35 Card game for two, usually : WAR

War is a card game, one played mainly by children.

44 Done some freestyle, say : SWUM

The front crawl swimming stroke is also known as the Australian crawl or American crawl. It is the fastest of the front strokes, and is invariably used for freestyle competition, in which competitors can choose any stroke.As such, the front crawl is often referred to as “freestyle”.

47 Mariner’s hdg. : SBE

South by east (SbE) is a point of the compass.

48 Academy Award-winning director who became an army major during World War II : CAPRA

I can’t tell you how many of Frank Capra’s movies are on my list of all-time favorites. He directed such classics as “It Happened One Night”, “Mr. Deeds Goes to Town”, “Lost Horizon”, “Mr. Smith Goes to Washington”, “Meet John Doe”, “Arsenic and Old Lace” and the holiday favorite “It’s a Wonderful Life”. Capra was the first person to win three directorial Oscars: for “It Happened One Night”, “Mr. Deeds Goes to Town” and “You Can’t Take It With You”. Capra also did his bit during WWII, enlisting just a few days after Pearl Harbor was attacked. Given his great talent, and the fact that he enlisted at the relatively advanced age of 44, the US Army put him to work directing 11 documentary war films in the “Why We Fight” series, for which he was awarded the Distinguished Service Medal.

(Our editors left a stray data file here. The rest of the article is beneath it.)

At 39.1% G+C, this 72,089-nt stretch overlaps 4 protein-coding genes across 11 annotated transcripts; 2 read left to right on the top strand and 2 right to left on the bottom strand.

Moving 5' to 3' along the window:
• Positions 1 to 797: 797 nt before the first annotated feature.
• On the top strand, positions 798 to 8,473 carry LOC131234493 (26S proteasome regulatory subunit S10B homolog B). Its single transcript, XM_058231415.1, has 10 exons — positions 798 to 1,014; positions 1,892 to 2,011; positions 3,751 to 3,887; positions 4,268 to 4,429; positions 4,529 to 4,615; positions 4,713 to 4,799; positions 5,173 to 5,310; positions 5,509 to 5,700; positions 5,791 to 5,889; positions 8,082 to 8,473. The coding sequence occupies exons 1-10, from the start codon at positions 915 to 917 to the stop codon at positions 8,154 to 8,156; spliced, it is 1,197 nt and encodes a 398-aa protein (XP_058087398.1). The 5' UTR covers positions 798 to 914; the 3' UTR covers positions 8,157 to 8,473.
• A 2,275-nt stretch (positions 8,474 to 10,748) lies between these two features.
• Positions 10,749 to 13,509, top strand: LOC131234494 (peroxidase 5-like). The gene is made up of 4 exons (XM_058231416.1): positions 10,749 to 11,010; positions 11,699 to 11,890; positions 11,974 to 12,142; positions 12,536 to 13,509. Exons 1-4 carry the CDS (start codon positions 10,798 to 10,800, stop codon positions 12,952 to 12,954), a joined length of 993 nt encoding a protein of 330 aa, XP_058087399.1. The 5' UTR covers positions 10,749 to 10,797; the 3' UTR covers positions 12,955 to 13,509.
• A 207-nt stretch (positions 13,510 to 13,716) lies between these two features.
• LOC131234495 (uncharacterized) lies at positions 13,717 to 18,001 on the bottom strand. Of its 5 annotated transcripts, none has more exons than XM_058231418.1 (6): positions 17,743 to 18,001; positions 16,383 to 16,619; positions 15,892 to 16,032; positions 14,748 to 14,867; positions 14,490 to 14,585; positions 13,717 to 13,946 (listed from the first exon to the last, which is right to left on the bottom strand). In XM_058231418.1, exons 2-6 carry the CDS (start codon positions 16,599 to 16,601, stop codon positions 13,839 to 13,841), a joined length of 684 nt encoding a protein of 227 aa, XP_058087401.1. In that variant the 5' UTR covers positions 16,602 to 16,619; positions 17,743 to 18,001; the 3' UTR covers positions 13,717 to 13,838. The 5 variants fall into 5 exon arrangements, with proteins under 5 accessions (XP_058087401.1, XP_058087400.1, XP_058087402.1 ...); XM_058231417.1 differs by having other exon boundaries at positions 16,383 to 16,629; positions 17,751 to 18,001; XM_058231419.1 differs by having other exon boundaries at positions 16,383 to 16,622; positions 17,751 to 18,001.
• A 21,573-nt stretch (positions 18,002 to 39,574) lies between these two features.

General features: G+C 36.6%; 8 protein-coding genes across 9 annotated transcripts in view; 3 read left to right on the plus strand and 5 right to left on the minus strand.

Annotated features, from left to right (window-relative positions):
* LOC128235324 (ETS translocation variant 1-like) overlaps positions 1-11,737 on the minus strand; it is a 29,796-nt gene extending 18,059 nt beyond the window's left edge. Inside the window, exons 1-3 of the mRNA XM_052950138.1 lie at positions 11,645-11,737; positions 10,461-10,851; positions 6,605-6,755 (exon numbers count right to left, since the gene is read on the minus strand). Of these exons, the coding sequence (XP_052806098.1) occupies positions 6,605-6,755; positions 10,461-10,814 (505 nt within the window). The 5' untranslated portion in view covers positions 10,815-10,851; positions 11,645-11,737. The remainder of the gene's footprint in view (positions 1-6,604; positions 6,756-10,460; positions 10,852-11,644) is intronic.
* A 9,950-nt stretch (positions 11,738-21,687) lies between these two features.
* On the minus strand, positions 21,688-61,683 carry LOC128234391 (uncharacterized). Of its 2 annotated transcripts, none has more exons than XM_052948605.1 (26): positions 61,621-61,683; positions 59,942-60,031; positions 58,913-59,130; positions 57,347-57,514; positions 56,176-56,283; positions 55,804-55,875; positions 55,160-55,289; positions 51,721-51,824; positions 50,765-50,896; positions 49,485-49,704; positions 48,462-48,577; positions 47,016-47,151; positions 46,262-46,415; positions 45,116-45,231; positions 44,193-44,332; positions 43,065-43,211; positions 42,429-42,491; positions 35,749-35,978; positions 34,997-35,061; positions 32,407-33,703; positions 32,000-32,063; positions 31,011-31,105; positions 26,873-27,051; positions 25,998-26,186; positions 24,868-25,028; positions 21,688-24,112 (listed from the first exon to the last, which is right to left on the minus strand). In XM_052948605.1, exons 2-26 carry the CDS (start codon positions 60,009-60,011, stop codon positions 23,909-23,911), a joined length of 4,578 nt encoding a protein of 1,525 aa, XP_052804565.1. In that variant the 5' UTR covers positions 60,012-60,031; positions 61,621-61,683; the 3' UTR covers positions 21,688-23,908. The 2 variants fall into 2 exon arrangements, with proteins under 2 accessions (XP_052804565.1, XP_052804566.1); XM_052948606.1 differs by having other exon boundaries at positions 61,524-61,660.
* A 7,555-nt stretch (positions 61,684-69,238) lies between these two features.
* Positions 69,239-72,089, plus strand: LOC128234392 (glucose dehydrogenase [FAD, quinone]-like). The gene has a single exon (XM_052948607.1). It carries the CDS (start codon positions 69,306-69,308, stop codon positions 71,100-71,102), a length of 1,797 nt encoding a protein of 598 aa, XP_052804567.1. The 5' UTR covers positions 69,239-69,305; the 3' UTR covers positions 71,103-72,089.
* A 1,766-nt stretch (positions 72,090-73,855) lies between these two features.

49 Fruit brandy that translates to “water of life” : EAU DE VIE

Eau de vie is a clear, colorless fruit brandy. The name “eau de vie” is French for “water of life”.

52 Place to put one’s dogs? : OTTOMAN

The piece of furniture known as an ottoman can be a couch, usually one with a head but no back or sides. Here in the US, the term more commonly applies to a padded and upholstered seat or bench that can also be used as a footrest. The original ottoman couch came from the Ottoman Empire, hence the name.